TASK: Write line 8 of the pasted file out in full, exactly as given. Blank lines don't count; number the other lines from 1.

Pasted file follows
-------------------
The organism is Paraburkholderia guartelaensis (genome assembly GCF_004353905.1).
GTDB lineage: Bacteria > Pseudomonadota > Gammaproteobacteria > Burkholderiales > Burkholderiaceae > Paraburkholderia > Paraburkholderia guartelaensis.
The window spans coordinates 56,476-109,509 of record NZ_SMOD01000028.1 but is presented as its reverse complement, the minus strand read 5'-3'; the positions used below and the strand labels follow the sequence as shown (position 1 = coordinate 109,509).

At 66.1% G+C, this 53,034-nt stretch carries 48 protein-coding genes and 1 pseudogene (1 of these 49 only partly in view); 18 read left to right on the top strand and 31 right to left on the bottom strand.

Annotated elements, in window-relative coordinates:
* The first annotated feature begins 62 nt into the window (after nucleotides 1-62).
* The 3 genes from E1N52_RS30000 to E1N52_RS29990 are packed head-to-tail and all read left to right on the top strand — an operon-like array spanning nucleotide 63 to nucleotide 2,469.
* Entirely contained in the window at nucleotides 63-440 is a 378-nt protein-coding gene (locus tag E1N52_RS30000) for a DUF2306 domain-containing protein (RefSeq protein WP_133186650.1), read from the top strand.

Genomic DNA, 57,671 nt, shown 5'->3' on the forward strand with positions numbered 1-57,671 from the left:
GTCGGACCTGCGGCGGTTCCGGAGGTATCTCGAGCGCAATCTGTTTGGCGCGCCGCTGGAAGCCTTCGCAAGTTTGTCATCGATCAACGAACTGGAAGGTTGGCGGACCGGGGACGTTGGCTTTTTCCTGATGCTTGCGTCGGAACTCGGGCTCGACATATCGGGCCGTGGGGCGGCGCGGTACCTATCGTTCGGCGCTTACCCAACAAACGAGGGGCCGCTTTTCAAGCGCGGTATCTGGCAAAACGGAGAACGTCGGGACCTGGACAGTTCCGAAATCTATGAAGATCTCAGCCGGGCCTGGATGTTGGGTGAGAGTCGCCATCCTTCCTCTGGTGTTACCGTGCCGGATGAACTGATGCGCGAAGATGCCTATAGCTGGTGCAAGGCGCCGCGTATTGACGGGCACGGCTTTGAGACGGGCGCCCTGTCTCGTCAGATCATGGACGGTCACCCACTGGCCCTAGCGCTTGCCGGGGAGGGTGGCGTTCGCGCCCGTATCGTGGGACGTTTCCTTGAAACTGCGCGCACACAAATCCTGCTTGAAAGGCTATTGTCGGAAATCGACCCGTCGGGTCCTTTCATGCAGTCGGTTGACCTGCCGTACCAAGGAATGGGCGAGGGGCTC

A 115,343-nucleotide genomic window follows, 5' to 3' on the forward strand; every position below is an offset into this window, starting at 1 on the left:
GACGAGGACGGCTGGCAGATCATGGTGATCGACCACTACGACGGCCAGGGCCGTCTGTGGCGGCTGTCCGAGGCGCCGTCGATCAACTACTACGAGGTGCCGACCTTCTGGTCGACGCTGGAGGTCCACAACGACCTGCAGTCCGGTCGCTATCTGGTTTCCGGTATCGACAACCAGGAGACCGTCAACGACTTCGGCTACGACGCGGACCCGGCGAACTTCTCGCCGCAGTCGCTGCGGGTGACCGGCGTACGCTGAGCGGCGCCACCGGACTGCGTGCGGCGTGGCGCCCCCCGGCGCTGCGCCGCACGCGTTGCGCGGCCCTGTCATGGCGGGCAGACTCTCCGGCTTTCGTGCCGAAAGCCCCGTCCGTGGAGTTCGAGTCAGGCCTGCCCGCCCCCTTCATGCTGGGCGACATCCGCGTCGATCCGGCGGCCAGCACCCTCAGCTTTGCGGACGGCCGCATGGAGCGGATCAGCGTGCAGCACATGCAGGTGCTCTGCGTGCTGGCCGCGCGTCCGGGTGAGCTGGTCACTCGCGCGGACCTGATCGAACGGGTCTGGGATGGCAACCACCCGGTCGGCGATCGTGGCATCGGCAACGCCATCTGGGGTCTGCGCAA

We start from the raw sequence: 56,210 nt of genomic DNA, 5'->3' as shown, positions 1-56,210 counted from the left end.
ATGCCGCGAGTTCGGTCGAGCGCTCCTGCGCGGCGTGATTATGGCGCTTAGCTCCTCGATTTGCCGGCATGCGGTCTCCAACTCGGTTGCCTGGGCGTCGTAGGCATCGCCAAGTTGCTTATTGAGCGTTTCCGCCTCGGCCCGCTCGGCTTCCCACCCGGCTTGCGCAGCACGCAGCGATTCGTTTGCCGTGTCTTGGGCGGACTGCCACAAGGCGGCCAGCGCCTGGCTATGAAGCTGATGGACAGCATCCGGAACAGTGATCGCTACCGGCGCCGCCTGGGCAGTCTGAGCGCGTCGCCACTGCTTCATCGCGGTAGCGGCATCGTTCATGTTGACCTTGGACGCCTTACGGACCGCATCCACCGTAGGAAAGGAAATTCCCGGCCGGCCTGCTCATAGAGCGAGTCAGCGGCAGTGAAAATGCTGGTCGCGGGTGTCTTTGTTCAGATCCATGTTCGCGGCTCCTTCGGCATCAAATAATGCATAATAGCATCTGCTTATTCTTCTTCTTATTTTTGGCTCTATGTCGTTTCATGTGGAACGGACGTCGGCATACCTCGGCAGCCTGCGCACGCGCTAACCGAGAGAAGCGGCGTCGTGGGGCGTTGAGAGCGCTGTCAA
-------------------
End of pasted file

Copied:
* Entirely contained in the window at nucleotides 63-440 is a 378-nt protein-coding gene (locus tag E1N52_RS30000) for a DUF2306 domain-containing protein (RefSeq protein WP_133186650.1), read from the top strand.